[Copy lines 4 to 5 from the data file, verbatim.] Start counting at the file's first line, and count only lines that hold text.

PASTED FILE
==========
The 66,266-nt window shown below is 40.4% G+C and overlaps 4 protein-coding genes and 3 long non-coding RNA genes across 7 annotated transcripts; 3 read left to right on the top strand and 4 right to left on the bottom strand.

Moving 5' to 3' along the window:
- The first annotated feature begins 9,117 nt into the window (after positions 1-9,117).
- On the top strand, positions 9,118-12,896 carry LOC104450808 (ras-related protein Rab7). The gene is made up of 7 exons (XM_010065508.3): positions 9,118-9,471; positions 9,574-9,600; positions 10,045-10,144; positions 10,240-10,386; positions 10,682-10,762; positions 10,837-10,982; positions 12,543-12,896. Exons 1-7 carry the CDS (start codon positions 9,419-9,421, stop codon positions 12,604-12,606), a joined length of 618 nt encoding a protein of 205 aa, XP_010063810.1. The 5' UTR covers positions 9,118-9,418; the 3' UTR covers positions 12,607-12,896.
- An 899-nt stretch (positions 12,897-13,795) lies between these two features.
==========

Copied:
- On the top strand, positions 9,118-12,896 carry LOC104450808 (ras-related protein Rab7). The gene is made up of 7 exons (XM_010065508.3): positions 9,118-9,471; positions 9,574-9,600; positions 10,045-10,144; positions 10,240-10,386; positions 10,682-10,762; positions 10,837-10,982; positions 12,543-12,896. Exons 1-7 carry the CDS (start codon positions 9,419-9,421, stop codon positions 12,604-12,606), a joined length of 618 nt encoding a protein of 205 aa, XP_010063810.1. The 5' UTR covers positions 9,118-9,418; the 3' UTR covers positions 12,607-12,896.
- An 899-nt stretch (positions 12,897-13,795) lies between these two features.